On 23 June 2010, President Barack Obama recalled General Stanley McChrystal to Washington, and relieved him of his command in Afghanistan. In the view of most commentators, the president had little choice. As quoted by Michael Hastings in an article in Rolling Stone, McChrystal and his immediate circle of military advisers had criticised and disparaged the United States’s ambassador in Kabul, Karl Eikenberry, the president’s special representative for the region, Richard Holbrooke, and the vice-president, Joe Biden. Their scorn had gone further: it had embraced the president himself. Had Obama failed to act, the norms of civil–military relations would have been overthrown. As the president put it, the article had undermined ‘the civilian control of the military that’s at the core of our democratic system’.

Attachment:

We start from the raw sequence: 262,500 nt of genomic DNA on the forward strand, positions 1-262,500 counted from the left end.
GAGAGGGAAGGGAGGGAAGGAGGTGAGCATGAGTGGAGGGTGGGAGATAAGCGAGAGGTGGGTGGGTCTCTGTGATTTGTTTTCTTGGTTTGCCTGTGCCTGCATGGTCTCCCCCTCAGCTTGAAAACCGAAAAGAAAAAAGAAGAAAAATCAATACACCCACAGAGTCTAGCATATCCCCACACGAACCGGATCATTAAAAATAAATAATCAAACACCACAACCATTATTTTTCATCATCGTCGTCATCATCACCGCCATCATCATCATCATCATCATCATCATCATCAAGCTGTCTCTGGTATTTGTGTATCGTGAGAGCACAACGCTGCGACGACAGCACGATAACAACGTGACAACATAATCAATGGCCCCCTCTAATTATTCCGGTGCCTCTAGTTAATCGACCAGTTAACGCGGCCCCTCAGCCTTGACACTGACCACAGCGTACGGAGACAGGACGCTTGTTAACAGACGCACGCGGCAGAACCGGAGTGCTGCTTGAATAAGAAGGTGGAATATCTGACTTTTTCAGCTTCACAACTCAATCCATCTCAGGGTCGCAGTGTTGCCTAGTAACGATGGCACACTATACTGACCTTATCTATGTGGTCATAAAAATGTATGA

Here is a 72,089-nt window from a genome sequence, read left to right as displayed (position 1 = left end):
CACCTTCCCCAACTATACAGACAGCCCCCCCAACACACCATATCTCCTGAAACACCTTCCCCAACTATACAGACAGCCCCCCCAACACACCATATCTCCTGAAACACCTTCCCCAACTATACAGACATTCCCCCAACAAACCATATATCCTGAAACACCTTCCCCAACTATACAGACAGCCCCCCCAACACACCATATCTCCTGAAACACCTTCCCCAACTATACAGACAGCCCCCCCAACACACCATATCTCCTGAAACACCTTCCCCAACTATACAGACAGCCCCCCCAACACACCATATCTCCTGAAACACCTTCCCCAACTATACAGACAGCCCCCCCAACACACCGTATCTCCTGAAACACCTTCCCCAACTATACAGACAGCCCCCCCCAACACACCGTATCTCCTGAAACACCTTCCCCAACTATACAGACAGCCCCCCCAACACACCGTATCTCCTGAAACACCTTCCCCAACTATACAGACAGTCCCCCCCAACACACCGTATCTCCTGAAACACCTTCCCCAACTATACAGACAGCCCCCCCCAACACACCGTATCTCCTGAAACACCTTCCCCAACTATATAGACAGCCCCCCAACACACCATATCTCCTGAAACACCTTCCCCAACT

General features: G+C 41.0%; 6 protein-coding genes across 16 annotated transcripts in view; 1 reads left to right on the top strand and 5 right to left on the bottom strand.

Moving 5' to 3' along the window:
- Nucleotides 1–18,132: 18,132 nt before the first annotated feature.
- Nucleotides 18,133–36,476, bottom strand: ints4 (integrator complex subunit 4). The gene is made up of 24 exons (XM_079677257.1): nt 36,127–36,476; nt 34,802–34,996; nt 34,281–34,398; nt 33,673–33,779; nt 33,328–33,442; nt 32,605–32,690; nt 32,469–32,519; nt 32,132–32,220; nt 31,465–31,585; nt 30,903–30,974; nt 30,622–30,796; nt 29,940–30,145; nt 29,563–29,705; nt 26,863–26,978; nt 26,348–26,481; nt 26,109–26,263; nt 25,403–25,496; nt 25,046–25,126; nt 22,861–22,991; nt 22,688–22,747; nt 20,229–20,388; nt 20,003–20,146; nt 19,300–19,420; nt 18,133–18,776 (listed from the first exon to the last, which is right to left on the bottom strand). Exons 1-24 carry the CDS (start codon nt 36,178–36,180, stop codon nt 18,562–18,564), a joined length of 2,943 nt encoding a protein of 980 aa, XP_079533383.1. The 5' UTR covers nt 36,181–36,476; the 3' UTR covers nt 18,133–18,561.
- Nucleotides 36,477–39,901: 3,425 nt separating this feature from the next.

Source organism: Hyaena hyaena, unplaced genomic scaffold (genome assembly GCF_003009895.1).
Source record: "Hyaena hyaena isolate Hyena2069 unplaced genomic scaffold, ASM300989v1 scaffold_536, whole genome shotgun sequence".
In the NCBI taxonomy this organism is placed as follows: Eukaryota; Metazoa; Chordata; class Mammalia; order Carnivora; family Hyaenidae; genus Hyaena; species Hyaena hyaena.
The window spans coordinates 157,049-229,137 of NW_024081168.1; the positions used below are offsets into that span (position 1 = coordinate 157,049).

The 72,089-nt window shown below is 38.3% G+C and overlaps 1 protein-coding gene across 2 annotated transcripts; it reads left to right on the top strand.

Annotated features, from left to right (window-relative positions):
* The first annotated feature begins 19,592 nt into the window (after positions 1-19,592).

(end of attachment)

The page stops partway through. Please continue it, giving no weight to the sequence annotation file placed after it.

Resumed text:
But McChrystal had not set out to challenge that norm. This was a cock-up, not a conspiracy. His dignified response, and his refusal to try to justify or explain away the remarks attributed to him, confirmed his disciplined acceptance of his own constitutional position. What he had done was something rather different: he and his colleagues had vented their frustration at the lack of clear political guidance within which McChrystal’s own operational concepts were meant to sit. The operational level of war is the level of command situated between the tactical and the strategic, between the company or battalion commander in the field and the president in the White House. It is in the exercise of operational art that today’s senior generals, like McChrystal, hope to reach the acme of their professional careers. The bulk of the planning done by their staffs is devoted both to preparing for that opportunity and then to applying their skills in order to manage the characteristic chaos of war. But to do that operational art needs direction; it requires of policy a degree of clarity and a consistency of purpose which can frequently be at odds with the realities and contingencies of politics. In 1952, when General Douglas MacArthur was recalled by President Harry Truman, his sin was to have called for a change in strategy; by contrast McChrystal just wanted a strategy.
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